4. Thanks for the article. We certainly didn’t and still don’t dress that down as described in the article you created. In both companies, our main users of our products were working class people, people who use their hands for a living and don’t wear suits to work. When we visit customers, to walk in wearing a suit would actually send a very impersonal signal to many. Even in my typical business casual, that often came off as over dressed, which for their work environments, would not have worked out too well as everyday attire. Back in the offices where I worked, and today in a small company, jeans were and are still rare. But a full suit, don’t need it and really in the part of the country where I am (MN), I don’t see suits all that often. Dressing with respect is still in, but you don’t need a suit to do that anymore. I am a believer in dressing for the audience while still being authentic. If my computer repair guy walked in with a suit, I’d find that actually kind of odd, not a sign of respect, because I know it’s not him and the clothing has nothing to do with his computer skills.

    As a manger, I won’t hire someone who shows up late without a legit reason like a flat tire or something. If they are late because of poor planning or just lazy, I don’t want them around. I guess you could call that my over thinking aspect. But, for me, I feel it is important for people to be on time. I don’t want someone to keep customers waiting, to me, that shows a lack of respect and I don’t want to get that reputation in the market. I worked for a woman who was ALWAYS late, we lost projects because of it and customers because of it. I refuse to have such a person working for me.

  5. From the article: “he does expect candidates to show up for interviews with printed copies of their résumés.”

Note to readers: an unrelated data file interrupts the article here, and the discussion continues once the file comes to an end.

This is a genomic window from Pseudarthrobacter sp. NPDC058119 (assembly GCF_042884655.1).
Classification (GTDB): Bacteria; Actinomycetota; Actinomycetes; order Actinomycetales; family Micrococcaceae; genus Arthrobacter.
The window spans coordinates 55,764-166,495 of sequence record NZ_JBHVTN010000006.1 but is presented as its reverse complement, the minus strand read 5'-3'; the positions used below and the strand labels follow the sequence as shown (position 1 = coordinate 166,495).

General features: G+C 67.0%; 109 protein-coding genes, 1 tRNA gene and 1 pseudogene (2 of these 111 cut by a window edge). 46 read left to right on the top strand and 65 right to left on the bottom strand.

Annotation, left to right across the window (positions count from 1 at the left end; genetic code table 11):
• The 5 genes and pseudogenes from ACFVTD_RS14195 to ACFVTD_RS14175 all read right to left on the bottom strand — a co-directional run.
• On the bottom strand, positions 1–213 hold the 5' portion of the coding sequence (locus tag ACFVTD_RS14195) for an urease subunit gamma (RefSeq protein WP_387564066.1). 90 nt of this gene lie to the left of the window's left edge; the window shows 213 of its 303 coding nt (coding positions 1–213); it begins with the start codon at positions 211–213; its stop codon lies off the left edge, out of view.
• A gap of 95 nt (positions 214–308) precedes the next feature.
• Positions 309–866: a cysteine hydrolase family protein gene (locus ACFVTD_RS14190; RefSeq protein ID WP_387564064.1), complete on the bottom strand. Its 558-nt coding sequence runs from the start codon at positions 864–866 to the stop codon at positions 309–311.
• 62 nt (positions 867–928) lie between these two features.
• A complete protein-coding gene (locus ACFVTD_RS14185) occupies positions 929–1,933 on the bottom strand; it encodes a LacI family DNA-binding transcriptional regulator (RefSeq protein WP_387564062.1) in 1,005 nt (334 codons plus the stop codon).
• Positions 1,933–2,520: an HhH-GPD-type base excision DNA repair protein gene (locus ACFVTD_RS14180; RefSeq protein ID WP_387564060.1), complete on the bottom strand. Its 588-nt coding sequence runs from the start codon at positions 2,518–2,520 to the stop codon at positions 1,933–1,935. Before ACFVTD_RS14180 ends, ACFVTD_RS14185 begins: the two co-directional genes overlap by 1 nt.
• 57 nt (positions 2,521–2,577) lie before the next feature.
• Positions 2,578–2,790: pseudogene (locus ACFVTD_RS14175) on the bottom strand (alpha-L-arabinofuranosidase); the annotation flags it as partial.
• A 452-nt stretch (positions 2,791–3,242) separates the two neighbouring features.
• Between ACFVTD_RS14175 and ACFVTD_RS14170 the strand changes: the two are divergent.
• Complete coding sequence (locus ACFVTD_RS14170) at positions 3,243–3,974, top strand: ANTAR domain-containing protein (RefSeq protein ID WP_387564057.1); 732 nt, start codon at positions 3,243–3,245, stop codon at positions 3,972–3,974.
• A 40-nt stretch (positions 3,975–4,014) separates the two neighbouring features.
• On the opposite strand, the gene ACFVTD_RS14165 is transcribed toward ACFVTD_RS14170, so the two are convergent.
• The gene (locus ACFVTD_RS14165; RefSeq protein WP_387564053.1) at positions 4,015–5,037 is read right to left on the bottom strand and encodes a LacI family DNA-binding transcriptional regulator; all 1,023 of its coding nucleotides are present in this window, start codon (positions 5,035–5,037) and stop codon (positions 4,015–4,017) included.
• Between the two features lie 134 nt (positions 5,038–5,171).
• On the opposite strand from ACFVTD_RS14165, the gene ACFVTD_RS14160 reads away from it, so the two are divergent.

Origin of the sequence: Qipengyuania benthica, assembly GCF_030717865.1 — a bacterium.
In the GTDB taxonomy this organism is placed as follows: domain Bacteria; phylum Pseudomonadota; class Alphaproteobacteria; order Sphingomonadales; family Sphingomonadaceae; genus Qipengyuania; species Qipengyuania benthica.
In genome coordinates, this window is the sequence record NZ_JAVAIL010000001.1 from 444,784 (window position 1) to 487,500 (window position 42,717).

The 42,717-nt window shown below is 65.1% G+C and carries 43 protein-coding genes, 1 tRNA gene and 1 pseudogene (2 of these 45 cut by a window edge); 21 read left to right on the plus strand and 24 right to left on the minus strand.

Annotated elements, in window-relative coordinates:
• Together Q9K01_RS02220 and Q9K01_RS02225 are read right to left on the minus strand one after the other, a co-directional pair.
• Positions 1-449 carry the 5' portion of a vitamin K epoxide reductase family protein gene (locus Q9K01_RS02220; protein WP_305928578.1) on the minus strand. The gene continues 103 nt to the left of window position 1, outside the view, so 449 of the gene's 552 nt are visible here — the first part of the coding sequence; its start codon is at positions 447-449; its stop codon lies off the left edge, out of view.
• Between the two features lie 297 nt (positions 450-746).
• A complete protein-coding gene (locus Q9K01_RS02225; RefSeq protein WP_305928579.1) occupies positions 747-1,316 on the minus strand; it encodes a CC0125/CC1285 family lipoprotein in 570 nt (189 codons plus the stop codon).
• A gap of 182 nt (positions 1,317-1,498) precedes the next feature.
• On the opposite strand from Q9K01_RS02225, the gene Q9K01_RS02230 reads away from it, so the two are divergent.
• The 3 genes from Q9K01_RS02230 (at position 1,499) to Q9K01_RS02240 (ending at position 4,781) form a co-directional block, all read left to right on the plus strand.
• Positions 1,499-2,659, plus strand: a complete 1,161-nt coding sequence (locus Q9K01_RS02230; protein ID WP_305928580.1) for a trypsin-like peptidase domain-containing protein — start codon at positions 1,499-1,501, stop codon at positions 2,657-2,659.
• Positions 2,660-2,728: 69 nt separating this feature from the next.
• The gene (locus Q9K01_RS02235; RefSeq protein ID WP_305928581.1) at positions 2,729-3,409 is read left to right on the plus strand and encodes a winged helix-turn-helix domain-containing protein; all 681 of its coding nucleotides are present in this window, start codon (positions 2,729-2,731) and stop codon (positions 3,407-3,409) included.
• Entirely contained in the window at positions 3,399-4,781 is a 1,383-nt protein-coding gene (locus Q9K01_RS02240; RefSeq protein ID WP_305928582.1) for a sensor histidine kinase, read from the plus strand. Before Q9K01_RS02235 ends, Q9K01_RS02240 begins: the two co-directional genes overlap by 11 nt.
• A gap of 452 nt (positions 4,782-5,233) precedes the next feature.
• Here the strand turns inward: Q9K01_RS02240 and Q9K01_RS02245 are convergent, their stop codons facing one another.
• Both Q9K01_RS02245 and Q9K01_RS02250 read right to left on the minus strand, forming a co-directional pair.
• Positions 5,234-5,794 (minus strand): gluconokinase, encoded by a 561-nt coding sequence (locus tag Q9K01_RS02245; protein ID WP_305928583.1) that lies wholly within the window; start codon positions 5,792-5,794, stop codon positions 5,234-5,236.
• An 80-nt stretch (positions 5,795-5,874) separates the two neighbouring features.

Why? In most cases they will have gotte the resume on email in advance and should have read it – don’t they have printers?

  6. I worked for IBM in the mid-60’s when they were very conservative. Went to one customer’s shop in jeans and got reamed by my mgr. Salesman on the account came to my defense, saying he did the same. The place was a pig sty, inches of greasy dust on everything – and the owner/CEO of the business wore bib overalls. Know consultants specifically told to avoid suits because it made them stand out too much.

  7. @Ray: I’ve had the same experience, more than once. Even recently. And I still fall for it. The US Army asked me to do the keynote at a recent career event at Fort Dix. 1,000 reservists returning from Iraq, looking for jobs. I was glad to do it. The civilian “consultant” who was helping coordinate the event told me to wear a suit to the event. “We’re all wearing suits.” Well, that bugged me, but I figured, when in Rome… just go along. So I show up and the Sgt. Major who was in charge (with whom I’d already spent time) looks at me — “Why are you wearing a suit??” None of the troops (including him) were in dress uniform. They were in Army fatigues. He shook his head at me and laughed when I told him who instructed me. He laughed harder because I listened.

    Lesson: Always use your own judgement.

  8. “Always use or judgement.” Or bring a change of clothes.

    Did you take off your jacket and tie and open your collar? That would seem to have made you casual enough for the situation.

  9. Dang. Sorry for typos.

  10. Very nice article.This information is much required for everyone.After resume,interviews tips are important.Great job…